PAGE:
Crisis of Contemplation, Crisis of Islam (II)

In my last post, I detailed the opening material of Ali Allawi’s Crisis of Islamic Civilization, and in this post I will take a look at his historical explanation of how this crisis came about.

Rending the Veil

If Allawi’s analysis of what ails Islam is distinctive, as I detailed in the last post, then his historical analysis of the crisis of Islamic civilization is more familiar.  He acknowledges the familiar narrative that Islam has been in decline since the seventeenth century, but denies this, and sees the origins of Islamic civilization’s weakened state as arising out 19th century Western colonial domination of formerly superior Islamic cultures.  “The projection of European imperial in an almost effortless demonstration of its superiority in military, technical, material, organizational and governance matters challenged the core assumptions that underlay the world view of Islam.” (25)  The sudden emergence of almost total Western military superiority and it subsequent imposition 0f Western institutions, despite the efforts of a few enlightened and spiritually adept Muslim leaders in a traditional mould, radically altered the way most Muslims perceived their civilization.   Specifically, it convinced Muslim elites and leaders that military, technology and political concerns were paramount, to the neglect of the moral and spiritual aspects of Islam.   Allawi sees in this both a cause and effect of the weakening of the influence of the old Sufi orders, who were often coopted by European powers during the 19th and 20th centuries. (33)  This led Muslim leaders to try to attempt to put all of their civilizational resources behind the renovation of the “outer” aspects of Islamic civilization, in order to remedy their political weakness with regards to the European powers.  They often did so, according to Allawi, without understanding the philosophical bases for Western science, for example, and without much thought adopted ideas which were not compatible to classical Islam in the process, not noticing how much it changed their thinking.  Thus they weakened the inner aspects of Islam in order to bolster the outer, without, however, appreciably altering the balance of power.  Additionally, some of the specifically religious reform movements within Islam, which began precisely in the seventeenth and eighteenth centuries, began to emphasize the outer aspects of religion—minute legal observances of sharia, Islamic rituals and the like, combined with an overly literal interpetation of the Qur’an and the Hadith—which helped to weaken the more mystical, spiritual aspects of Islam along with the new influx of Western ideas.  (Included among these movements is the so-called “Wahhabism,” whose influence became prominent among Muslim religious reformers only in the late nineteenth and twentieth centuries (37-40).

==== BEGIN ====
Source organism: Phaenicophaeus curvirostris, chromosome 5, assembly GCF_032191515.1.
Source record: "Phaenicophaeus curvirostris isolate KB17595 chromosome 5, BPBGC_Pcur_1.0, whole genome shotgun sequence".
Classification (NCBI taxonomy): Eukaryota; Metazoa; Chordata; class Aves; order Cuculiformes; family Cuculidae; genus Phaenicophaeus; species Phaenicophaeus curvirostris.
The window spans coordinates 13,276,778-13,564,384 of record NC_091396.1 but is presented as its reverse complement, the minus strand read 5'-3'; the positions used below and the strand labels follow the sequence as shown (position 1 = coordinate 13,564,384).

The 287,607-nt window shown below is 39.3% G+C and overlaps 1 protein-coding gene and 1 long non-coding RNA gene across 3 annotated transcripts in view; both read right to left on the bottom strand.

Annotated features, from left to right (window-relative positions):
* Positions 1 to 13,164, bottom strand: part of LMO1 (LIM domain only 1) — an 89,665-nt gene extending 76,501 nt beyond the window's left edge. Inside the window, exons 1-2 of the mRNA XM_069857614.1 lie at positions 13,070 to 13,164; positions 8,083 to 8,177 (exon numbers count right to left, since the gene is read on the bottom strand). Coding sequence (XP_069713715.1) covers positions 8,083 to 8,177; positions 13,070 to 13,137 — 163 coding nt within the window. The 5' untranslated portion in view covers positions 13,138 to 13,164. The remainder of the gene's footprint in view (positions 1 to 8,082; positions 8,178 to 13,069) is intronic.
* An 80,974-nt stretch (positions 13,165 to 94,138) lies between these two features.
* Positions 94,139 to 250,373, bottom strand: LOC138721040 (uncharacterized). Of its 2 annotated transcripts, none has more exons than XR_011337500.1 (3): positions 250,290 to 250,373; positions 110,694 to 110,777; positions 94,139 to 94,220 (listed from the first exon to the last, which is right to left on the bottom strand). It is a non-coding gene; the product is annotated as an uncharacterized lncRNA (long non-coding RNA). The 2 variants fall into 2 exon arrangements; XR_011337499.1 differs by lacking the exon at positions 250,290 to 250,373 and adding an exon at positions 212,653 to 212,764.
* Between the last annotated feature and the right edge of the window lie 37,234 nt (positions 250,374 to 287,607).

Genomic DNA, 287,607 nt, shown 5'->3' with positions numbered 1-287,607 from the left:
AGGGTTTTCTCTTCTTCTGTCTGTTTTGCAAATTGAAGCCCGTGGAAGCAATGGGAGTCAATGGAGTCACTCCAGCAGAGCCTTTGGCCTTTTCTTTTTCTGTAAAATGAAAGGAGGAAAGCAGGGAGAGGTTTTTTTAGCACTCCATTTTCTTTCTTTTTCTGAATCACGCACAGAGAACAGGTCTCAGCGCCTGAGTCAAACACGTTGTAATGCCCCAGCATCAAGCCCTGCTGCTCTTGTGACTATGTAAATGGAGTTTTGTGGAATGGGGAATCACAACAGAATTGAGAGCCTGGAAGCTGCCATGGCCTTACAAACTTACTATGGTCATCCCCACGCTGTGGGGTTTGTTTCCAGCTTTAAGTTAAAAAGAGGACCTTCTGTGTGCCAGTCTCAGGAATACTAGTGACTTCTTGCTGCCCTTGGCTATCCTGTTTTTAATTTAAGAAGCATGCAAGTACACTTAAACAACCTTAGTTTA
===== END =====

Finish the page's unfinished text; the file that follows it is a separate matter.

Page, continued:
The Crisis of Confidence

In the next chapter, Allawi gives examples of the increasing lack of confidence that Muslim leaders felt in their own civilization and its heritage, how they internalized the critiques of 19th century orientalists, who saw Muslim civilization as declining after the fall of the Abbasid Caliphate in the 13th century.  The breakdown of the Islamic empires of the 19th century lead to their displacement by European ideals of race, nationalism, and other variants as replacements for older Islamic loyalties and loci of obligation.  Allawi notes again that words had to be invented or imported into Islam even to describe some of these concepts which were imported wholesale into the Muslim world. (47)   He notes the efforts of some scholars and thinkers in the twentieth century, who tried to reverse this trend, among whom he singles out one Muhammad Iqbal (1877-1938), a poet and philosopher who sought to create a system of Muslim thought that would be compatible with a Westernized modern world, in which he emphasized the evolution of the individual as an aspect of the creativity of God.  This very personalized philosophy Allawi admits did not quite fit with classical Islam, but it was an attempt at least to come to terms with a changed situation that was “authentically” Islamic. (50-54)  No such philosophy guided the nation-states that emerged from the first half of the twentieth century, be they the Frech inspired Secular State of Turkey, where he notes the efforts of Said Nursi (1877-1960) to oppose the radical secularization of the former Ottoman Empire. (Nursi’s Risale-i Nur, Epistles of Light sounds in Allawi’s descriptions a bit like Pascal’s Pensees, in that they appear to have been a collection of intutitive insights into the Qur’an, written specifically for skeptics or those infested with materialist philosophies). (56-58)  Allawi notes the surmise of social scientists in the late 1960’s and 70’s who predicted the demise of Islam (who had also been predicting the demise of Christianity as well), and how those various Western institutions and ideals which were to replace Islam as the focus for individuals—even some of the ones which have stuck, such as the nation-state, and the idea of racial differences—largely failed to replace the allegiance most Muslims felt to Islam, a fact that Hilaire Beloc understood better than most of them, as he points out in a footnote. (60-62, n.31)   Thus elites both Muslim and Western were both caught unawares when the backlash against this secularization came in the late 1970’s

The Islamic Revival